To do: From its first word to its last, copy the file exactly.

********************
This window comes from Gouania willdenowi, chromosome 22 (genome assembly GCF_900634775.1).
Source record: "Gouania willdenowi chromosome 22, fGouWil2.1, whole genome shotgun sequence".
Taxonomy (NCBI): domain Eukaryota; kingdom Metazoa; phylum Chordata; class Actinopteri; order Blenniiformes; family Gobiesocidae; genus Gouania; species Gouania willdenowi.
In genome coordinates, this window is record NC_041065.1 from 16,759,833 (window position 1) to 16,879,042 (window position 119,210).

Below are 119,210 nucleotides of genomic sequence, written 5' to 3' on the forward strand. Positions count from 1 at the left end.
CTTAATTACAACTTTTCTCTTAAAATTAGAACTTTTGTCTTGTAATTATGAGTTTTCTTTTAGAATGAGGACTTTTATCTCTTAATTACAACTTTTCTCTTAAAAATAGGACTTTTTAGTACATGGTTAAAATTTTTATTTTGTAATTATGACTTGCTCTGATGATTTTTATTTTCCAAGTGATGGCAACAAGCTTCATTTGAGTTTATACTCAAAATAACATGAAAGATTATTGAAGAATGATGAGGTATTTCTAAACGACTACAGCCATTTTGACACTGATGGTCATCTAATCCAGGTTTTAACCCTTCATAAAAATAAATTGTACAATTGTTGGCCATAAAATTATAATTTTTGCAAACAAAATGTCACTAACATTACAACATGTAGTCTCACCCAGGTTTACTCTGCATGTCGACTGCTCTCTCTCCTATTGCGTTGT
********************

This window comes from Gouania willdenowi, chromosome 22 (genome assembly GCF_900634775.1).
Source record: "Gouania willdenowi chromosome 22, fGouWil2.1, whole genome shotgun sequence".
Taxonomy (NCBI): domain Eukaryota; kingdom Metazoa; phylum Chordata; class Actinopteri; order Blenniiformes; family Gobiesocidae; genus Gouania; species Gouania willdenowi.
In genome coordinates, this window is record NC_041065.1 from 16,759,833 (window position 1) to 16,879,042 (window position 119,210).

Below are 119,210 nucleotides of genomic sequence, written 5' to 3' on the forward strand. Positions count from 1 at the left end.
CTTAATTACAACTTTTCTCTTAAAATTAGAACTTTTGTCTTGTAATTATGAGTTTTCTTTTAGAATGAGGACTTTTATCTCTTAATTACAACTTTTCTCTTAAAAATAGGACTTTTTAGTACATGGTTAAAATTTTTATTTTGTAATTATGACTTGCTCTGATGATTTTTATTTTCCAAGTGATGGCAACAAGCTTCATTTGAGTTTATACTCAAAATAACATGAAAGATTATTGAAGAATGATGAGGTATTTCTAAACGACTACAGCCATTTTGACACTGATGGTCATCTAATCCAGGTTTTAACCCTTCATAAAAATAAATTGTACAATTGTTGGCCATAAAATTATAATTTTTGCAAACAAAATGTCACTAACATTACAACATGTAGTCTCACCCAGGTTTACTCTGCATGTCGACTGCTCTCTCTCCTATTGCGTTGT